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the dispute between Massachusetts and D'Aulnay. At Boston, at their third meeting, they ratified the loss. treaty which had been provisionally made be- *** tween these parties;" and, for greater security, a special messenger was despatched to obtain a renewal of the Frenchman's subscription.” This he refused until the new controversy that had arisen should be composed. The General Court of Massachusetts (the Commissioners being no longer in session) then determined to send the Lieutenant-Governor, with Mr. William Hathorne and Mr. Daniel Dennison, to treat with him at Penobscot. D'Aulnay was too courteous to receive such an embassy without an expensive hospitality; and, being ill able to put himself to such a charge, he proposed on his part that the negotiation should take place at Boston.” Thither accordingly Marie, the former envoy, came, with two associates. The business occupied a week. The old complaints and explanations were mutually revived and discussed. At length, an agreement was reached for “all injuries and demands to be remitted, and so a final peace to be concluded,” on the condition of “a small present to M. D'Aulnay in satisfaction” of an act of violence committed by a Boston shipmaster, which the Magistrates did not undertake to justify."

1646. May.

Sept. 20.

* Records of the United Colonies, in Hazard, II. 53, 54; comp. above, p. 149. * Mass. Rec., III.44. The messenger was Mr. Bridges. (Winthrop, II. 259.) A translation of the Latin reply which he brought back from D’Aulnay is in Mass. Hist. Coll., XXVII. 109. * Winthrop, II. 259, 260, 266, 267. “Ibid., 273–275; comp. 135. The French visitors were entertained with ceremony. They were escorted daily to and from the place of conference. They were lodged and dieted at the public charge, “and the Governor accompanied them always at meals.” They

passed one Sunday in Boston, and were informed “that all men either came to the public meetings, or kept themselves quiet in their houses.” “They continued private all that day until sunset,” at the Governor's house, “and made use of such books, Latin and French, as he had, and the liberty of a private walk in his garden, and so gave no of fence. The two first days after their arrival, their pinnace kept up her flag in the main-top;" after which time, on a courteous intimation from the Governor, it was struck.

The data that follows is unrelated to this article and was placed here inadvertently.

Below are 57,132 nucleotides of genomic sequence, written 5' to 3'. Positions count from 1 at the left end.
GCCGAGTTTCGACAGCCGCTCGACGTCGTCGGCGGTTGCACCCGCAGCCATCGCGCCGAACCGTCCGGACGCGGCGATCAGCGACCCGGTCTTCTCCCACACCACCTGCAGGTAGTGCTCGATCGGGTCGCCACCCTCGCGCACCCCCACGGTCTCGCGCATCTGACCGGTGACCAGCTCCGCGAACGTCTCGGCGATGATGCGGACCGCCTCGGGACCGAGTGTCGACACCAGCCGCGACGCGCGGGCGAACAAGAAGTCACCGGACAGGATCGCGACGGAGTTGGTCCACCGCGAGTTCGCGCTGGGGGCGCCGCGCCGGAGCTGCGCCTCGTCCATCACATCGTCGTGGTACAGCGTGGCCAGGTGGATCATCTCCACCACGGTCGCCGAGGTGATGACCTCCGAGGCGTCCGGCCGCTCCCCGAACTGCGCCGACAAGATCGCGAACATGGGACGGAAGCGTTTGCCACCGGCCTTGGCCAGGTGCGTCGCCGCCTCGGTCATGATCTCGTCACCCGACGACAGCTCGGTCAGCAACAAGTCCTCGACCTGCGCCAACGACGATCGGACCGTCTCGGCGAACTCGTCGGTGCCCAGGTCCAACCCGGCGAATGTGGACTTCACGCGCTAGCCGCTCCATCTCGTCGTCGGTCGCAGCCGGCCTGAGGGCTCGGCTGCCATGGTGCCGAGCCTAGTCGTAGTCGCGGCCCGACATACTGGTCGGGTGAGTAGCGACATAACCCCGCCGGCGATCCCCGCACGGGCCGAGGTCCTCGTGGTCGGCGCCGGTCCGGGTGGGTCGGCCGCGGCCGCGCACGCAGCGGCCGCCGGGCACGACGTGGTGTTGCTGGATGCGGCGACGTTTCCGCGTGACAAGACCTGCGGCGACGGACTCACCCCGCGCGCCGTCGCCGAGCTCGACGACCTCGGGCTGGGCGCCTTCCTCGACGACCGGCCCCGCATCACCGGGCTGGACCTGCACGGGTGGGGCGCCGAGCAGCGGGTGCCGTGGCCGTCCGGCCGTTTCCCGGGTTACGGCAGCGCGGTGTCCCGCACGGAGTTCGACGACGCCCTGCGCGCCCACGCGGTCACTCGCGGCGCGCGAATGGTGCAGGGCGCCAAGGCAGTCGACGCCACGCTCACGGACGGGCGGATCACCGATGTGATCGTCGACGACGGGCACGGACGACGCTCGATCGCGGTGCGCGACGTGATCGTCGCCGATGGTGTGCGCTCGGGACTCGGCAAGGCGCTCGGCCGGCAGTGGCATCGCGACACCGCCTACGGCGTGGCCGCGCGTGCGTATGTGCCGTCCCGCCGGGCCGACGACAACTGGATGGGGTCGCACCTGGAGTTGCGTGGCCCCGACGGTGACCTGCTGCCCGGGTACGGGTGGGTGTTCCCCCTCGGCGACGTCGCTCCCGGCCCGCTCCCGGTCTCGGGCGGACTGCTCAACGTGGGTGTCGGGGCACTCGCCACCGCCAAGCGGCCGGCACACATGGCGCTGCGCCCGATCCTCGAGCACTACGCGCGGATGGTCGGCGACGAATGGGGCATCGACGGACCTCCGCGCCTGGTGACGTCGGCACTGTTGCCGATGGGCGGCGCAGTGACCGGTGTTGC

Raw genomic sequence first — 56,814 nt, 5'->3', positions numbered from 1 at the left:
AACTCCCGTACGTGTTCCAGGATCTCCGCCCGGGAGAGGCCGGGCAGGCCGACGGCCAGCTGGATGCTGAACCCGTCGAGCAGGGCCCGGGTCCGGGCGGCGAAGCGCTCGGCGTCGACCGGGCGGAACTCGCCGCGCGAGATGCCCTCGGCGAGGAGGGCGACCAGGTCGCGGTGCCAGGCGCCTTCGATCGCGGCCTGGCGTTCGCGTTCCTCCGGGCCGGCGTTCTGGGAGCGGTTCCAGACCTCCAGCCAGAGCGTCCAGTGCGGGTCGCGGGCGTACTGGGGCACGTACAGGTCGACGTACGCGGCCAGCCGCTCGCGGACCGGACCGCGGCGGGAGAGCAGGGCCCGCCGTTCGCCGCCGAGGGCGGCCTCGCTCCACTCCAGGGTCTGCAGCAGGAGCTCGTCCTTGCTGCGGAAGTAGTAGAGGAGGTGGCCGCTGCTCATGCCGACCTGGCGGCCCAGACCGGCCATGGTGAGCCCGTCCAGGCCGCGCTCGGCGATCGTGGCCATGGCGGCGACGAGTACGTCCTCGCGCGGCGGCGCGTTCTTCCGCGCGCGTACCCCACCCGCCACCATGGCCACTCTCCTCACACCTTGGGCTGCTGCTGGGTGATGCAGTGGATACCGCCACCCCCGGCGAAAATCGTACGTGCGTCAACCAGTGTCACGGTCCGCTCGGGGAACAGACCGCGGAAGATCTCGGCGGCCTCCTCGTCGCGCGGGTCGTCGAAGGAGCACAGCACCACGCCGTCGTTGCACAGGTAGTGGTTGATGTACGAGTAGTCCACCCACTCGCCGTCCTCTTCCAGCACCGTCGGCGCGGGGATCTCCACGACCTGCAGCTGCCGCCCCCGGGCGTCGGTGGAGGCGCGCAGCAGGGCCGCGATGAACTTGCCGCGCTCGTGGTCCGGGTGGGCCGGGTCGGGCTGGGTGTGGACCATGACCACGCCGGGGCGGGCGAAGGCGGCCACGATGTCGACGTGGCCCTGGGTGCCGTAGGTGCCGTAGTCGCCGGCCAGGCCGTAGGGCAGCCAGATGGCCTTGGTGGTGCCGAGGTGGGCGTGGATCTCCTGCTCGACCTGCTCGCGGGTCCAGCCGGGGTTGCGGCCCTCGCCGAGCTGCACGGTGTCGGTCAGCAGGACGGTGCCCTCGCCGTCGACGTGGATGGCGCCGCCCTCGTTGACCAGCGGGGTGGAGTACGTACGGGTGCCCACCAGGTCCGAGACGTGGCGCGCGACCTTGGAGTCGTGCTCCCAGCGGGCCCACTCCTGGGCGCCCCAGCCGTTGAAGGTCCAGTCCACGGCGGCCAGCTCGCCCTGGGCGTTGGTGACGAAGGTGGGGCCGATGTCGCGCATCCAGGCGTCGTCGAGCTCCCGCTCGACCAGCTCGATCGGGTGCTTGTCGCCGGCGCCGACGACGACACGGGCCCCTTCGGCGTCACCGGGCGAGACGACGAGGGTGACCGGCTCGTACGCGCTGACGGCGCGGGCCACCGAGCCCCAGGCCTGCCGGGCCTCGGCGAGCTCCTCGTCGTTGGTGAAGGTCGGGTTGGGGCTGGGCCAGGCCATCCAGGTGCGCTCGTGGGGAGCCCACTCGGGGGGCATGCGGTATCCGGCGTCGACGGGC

These transactions are of little interest except as showing with what freedom the Confederacy — or, as the case might be, Massachusetts, acting for it—took the position of an independent power." On her western border, New England had foreign relations of a more practical description to oversee and adjust. The Dutch at New Netherland were, from time to time, asserting *... a claim which the English colonists considered .* themselves to be under obligations alike of honor and of interest to fend off, at least as long as their friends in England were too busy to give it their attention. The New-Haven people having set up a trading-house some ten miles northwestwardly from their town,” the 1616. Dutch Governor wrote to the Governors of Mas** sachusetts and New Haven to remonstrate against what he represented as an encroachment on his domain.” The business came before the Federal Commissioners, who sent a messenger to New Amsterdam, to declare their approbation of the proceeding of their friends at New Haven, and to make a counter complaint of misbehavior on the part of the Dutch at Hartford." Kieft, the Governor of the Dutch, was soon after displaced;" and his successor, Peter Stuyvesant, being arrived at the Manhattoes, sent his secretary to Boston, bearing a letter to the Governor, “with tender of all courtesy and good correspondency.” Some of the Commissioners would have met his overture with cordiality; but, as in the letter he “laid claim to all between Connecticut and Delaware,” the Commissioners from the western Colonies “thought otherwise, supposing it would be more to their advantage to stand upon terms of distance. And answer was returned accordingly, only taking notice of his offer, and showing our readiness to give him a meeting in time and place convenient.” It complained at the same time of the sale of arms and ammunition by the Dutch to the Indians, and of the extortion by them of high duties from English traders. A serious occasion of resentment occurred when Stuyvesant, by a stratagem, captured a Dutch vessel in New-Haven harbor for an alleged evasion of certain payments due to his government.” The Commissioners were not sure that the charge was not well founded. But it in no sort justified the outrage on friendly territory; and the Dutch Governor had even gone so far as to intimate a claim to “the place, and so all along the sea-coast to Cape Cod,” and had directed his letter to “New Haven in the Netherlands.” Three servants of his, who had come to New Haven, were there imprisoned. He wrote to demand their restitution, which was refused.* While new in his place, Stuyvesant had misunderstood the proprieties and the capacities of his situation. A better acquaintance with it tended to lower his tone; and he now wrote to the Governor of Massachusetts, leis. proposing to submit to him and the Goyernor of * Plymouth the matters in dispute between New Haven and New Netherland, “with some kind of retractation of his former claim.” The General Court was consulted, who “thought the matter more weighty and general to the concernment of all the country, than that anything